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    Helping pension trustees steer the right course on “freedom and choice” for DB pension transfers

    Few issues divide the pensions world like the subject of pension transfers from Defined Benefit (DB) to Defined Contribution (DC) plans.

    To help DB pension plan trustees understand both what the law requires of them and what good evolving practice might look like, leading pensions lawyers Eversheds Sutherland and mutual insurer Royal London have joined forces to create a new policy paper.

    The paper discusses the key issues of:

    • whether trustees should be offering transfer values as part of routine communications, regardless of whether members have asked for them, and
    • what support trustees and employers should offer to members who seek a transfer value.

    The paper first describes the case for a ‘minimal compliance’ approach to transfers. The case for trustees being largely passive and reactive when it comes to transfers includes:

    • a plan’s rules may indicate that its primary purpose is to provide an income in retirement and therefore trustees should not stray beyond this remit;
    • the risk that trustees might face legal challenge if they actively facilitate transfers and members subsequently get poor outcomes, especially given that regulators have a presumption that a transfer will not be in a member’s interests; and
    • the risk that a large volume of transfers may damage the position of remaining members in the plan, especially in light of the Pension Regulator’s recent letter to some DB plans.

    The paper then sets out the reasons why trustees may wish to go further than the legal minimum. These include:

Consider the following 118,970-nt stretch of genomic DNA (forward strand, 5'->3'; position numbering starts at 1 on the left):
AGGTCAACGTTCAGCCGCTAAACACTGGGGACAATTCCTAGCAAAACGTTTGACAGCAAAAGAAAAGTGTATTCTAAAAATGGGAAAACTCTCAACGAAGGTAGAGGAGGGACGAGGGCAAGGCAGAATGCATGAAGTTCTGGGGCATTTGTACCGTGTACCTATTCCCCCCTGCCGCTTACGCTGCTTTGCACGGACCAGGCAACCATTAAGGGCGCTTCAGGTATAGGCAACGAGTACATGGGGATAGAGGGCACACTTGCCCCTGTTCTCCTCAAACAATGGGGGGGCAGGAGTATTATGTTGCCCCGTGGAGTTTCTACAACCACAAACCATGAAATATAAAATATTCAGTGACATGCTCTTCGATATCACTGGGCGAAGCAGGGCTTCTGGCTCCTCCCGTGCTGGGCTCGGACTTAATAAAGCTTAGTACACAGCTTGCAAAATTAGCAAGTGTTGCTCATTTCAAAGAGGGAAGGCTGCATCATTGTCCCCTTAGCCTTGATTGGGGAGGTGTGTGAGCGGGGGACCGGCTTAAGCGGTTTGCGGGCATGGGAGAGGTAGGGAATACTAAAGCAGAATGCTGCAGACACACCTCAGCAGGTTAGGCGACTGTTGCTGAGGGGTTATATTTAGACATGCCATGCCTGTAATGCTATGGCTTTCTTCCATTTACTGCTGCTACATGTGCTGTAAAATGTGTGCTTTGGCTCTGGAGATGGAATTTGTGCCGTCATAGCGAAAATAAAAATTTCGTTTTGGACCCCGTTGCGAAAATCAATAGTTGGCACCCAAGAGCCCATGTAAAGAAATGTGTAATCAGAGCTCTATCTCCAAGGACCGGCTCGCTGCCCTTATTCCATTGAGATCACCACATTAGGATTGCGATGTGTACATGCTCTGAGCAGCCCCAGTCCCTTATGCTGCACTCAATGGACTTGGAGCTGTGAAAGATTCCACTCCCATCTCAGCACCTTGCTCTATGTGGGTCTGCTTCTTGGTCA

• there may be a number of specific circumstances where a transfer would be in a member’s interests, and trustees simply do not know enough about their members to know which members might benefit from a transfer;
    • trustees who take no steps to assist members in this area are not necessarily immune from legal challenge - members who get minimal support from their trustees might challenge the lack of engagement over transfers if a poor outcome is the result; ; and
    • proactively providing transfer value information will help members to make informed choices about their options where DB to DC transfers are an inherent part of a ‘freedom and choice’ pensions world.

    The paper concludes that whilst there is no single right answer for all plans, trustees need to be aware that there are legal risks to both approaches and should recognise that the ‘freedom and choice’ reforms have changed the pensions landscape in a way that they need to take account of.

    Commenting on the paper, Francois Barker, Partner and Head of Pensions at Eversheds Sutherland said:

    “The world of pensions has changed dramatically in recent years, particularly as a result of the ‘Freedom and Choice’ reforms. Current practice by DB trustees regarding pension transfers varies hugely. Although each plan needs to decide for itself where to draw the line on engaging on pension transfers, trustees should certainly make sure that they consider their approach in the round, taking account of all the relevant factors and evolving best practice – including on facilitating independent financial advice for members.”

    Steve Webb, Director of Policy at Royal London said:

    “Hundreds of thousands of people have transferred out of their company pension in the last few years having taken impartial financial advice. In my view trustees need to engage fully in this process, and not make assumptions about what is right for individual members. Instead they should make sure that their members are well informed about their options and are equipped to draw on good quality advice before making a decision that is right for them.”


    This information is for guidance purposes only and should not be regarded as a substitute for taking legal advice. Please refer to the full terms and conditions on our website.

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